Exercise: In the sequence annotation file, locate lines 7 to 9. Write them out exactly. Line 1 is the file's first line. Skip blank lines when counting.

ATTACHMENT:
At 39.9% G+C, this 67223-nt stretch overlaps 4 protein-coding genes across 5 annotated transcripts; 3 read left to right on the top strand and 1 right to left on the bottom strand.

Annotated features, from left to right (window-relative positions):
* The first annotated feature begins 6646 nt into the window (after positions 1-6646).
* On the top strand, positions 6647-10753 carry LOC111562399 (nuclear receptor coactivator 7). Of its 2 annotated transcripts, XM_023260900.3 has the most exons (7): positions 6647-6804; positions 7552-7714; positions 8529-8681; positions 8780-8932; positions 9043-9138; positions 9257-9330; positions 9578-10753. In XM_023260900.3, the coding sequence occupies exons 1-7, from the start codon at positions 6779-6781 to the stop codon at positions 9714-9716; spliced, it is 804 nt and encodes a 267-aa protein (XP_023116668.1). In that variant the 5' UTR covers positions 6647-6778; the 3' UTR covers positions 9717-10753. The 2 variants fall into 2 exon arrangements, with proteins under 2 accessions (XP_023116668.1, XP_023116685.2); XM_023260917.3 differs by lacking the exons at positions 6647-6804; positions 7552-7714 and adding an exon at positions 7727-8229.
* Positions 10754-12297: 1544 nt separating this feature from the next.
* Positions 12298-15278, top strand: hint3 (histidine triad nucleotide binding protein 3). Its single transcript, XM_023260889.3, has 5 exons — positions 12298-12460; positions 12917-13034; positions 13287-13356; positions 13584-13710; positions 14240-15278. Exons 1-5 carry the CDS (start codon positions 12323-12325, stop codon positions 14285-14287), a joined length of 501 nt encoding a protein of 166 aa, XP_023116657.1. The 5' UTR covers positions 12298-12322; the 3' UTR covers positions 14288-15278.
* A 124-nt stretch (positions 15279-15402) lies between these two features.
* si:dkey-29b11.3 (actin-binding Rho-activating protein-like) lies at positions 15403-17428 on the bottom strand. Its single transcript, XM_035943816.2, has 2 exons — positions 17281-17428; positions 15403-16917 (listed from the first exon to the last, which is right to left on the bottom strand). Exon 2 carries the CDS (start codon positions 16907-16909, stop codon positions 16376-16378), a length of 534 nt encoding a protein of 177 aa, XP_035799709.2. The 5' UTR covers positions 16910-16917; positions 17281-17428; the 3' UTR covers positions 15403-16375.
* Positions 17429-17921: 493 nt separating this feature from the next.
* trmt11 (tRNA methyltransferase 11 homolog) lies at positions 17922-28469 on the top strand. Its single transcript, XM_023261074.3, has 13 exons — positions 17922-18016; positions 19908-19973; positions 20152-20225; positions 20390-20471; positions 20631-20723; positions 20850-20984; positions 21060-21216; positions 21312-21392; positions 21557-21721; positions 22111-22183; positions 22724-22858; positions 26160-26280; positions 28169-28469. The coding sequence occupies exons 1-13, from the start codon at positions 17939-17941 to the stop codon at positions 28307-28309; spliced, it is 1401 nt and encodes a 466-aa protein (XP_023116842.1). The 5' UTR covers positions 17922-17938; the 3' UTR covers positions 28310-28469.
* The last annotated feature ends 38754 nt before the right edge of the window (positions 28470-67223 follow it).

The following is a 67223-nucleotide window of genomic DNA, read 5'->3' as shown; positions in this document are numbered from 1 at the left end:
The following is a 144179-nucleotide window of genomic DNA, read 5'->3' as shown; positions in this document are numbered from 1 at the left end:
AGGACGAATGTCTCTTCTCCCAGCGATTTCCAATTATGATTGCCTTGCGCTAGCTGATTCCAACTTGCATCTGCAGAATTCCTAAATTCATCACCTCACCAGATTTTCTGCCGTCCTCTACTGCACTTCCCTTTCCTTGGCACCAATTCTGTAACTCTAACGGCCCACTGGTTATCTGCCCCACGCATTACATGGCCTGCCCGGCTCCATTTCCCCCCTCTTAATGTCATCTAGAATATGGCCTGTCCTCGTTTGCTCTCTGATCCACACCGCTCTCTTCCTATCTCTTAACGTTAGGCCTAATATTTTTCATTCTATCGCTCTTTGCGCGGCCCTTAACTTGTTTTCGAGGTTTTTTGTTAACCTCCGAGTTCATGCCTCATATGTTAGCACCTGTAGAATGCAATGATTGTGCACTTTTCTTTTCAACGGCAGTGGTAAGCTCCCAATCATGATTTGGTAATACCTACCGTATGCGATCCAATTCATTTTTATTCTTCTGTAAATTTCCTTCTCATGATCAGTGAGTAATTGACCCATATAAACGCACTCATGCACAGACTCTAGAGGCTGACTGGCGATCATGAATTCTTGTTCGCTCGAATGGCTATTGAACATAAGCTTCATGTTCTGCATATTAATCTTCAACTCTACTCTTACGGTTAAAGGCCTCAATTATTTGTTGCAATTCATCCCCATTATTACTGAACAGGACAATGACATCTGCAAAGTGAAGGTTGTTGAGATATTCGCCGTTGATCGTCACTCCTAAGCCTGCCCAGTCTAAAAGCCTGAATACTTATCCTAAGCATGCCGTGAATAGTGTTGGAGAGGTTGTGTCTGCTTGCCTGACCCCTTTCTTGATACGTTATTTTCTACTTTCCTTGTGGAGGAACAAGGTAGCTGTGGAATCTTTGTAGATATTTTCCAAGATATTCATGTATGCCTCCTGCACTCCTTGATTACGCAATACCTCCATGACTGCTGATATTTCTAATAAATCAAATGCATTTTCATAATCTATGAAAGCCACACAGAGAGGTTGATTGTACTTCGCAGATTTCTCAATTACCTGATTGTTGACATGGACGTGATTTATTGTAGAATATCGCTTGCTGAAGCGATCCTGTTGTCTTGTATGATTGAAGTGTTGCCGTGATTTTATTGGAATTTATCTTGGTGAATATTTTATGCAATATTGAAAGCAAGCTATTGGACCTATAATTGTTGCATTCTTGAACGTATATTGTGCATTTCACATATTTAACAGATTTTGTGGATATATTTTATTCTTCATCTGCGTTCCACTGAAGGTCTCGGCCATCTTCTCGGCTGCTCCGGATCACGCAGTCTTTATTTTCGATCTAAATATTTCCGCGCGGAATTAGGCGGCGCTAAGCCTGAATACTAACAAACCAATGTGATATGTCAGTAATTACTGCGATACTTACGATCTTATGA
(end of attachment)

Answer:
* A 124-nt stretch (positions 15279-15402) lies between these two features.
* si:dkey-29b11.3 (actin-binding Rho-activating protein-like) lies at positions 15403-17428 on the bottom strand. Its single transcript, XM_035943816.2, has 2 exons — positions 17281-17428; positions 15403-16917 (listed from the first exon to the last, which is right to left on the bottom strand). Exon 2 carries the CDS (start codon positions 16907-16909, stop codon positions 16376-16378), a length of 534 nt encoding a protein of 177 aa, XP_035799709.2. The 5' UTR covers positions 16910-16917; positions 17281-17428; the 3' UTR covers positions 15403-16375.
* Positions 17429-17921: 493 nt separating this feature from the next.